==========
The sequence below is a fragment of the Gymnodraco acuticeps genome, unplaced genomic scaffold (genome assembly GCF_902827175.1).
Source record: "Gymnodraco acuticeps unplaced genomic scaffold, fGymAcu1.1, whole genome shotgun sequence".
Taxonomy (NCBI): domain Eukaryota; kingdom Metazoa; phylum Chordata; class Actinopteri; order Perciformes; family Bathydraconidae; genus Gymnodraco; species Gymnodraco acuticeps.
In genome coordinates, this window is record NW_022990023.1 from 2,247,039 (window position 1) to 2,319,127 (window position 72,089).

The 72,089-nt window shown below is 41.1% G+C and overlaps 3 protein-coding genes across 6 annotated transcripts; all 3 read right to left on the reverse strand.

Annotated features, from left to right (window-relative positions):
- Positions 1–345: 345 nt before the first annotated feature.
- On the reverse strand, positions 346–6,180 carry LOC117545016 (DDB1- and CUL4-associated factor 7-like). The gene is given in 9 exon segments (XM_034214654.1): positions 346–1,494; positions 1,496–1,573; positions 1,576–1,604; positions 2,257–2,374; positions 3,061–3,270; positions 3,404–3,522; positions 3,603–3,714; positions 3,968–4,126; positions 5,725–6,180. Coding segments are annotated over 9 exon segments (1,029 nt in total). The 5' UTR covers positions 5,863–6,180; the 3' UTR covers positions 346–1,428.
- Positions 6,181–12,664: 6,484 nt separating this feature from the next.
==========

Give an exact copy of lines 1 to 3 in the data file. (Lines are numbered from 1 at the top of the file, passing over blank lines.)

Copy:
The sequence below is a fragment of the Gymnodraco acuticeps genome, unplaced genomic scaffold (genome assembly GCF_902827175.1).
Source record: "Gymnodraco acuticeps unplaced genomic scaffold, fGymAcu1.1, whole genome shotgun sequence".
Taxonomy (NCBI): domain Eukaryota; kingdom Metazoa; phylum Chordata; class Actinopteri; order Perciformes; family Bathydraconidae; genus Gymnodraco; species Gymnodraco acuticeps.